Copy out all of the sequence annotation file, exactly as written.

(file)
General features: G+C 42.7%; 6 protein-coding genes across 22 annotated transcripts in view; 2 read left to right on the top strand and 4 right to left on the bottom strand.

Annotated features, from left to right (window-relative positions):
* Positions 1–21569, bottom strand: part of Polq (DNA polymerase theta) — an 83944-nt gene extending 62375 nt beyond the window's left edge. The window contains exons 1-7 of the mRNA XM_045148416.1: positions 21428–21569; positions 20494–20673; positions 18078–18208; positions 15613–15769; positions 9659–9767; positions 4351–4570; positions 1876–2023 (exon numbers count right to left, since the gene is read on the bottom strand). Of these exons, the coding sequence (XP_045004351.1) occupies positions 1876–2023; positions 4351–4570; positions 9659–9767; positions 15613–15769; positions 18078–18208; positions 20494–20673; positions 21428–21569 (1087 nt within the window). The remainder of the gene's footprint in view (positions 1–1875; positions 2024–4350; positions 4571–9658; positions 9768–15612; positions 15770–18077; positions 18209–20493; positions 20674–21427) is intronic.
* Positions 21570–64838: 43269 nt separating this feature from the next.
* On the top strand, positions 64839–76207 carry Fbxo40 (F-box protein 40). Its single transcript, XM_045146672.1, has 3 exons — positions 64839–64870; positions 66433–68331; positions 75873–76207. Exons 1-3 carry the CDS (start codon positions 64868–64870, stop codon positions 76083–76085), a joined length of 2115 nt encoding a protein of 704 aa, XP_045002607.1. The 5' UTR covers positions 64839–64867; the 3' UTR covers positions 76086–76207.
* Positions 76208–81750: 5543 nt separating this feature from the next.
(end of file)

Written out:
General features: G+C 42.7%; 6 protein-coding genes across 22 annotated transcripts in view; 2 read left to right on the top strand and 4 right to left on the bottom strand.

Annotated features, from left to right (window-relative positions):
* Positions 1–21569, bottom strand: part of Polq (DNA polymerase theta) — an 83944-nt gene extending 62375 nt beyond the window's left edge. The window contains exons 1-7 of the mRNA XM_045148416.1: positions 21428–21569; positions 20494–20673; positions 18078–18208; positions 15613–15769; positions 9659–9767; positions 4351–4570; positions 1876–2023 (exon numbers count right to left, since the gene is read on the bottom strand). Of these exons, the coding sequence (XP_045004351.1) occupies positions 1876–2023; positions 4351–4570; positions 9659–9767; positions 15613–15769; positions 18078–18208; positions 20494–20673; positions 21428–21569 (1087 nt within the window). The remainder of the gene's footprint in view (positions 1–1875; positions 2024–4350; positions 4571–9658; positions 9768–15612; positions 15770–18077; positions 18209–20493; positions 20674–21427) is intronic.
* Positions 21570–64838: 43269 nt separating this feature from the next.
* On the top strand, positions 64839–76207 carry Fbxo40 (F-box protein 40). Its single transcript, XM_045146672.1, has 3 exons — positions 64839–64870; positions 66433–68331; positions 75873–76207. Exons 1-3 carry the CDS (start codon positions 64868–64870, stop codon positions 76083–76085), a joined length of 2115 nt encoding a protein of 704 aa, XP_045002607.1. The 5' UTR covers positions 64839–64867; the 3' UTR covers positions 76086–76207.
* Positions 76208–81750: 5543 nt separating this feature from the next.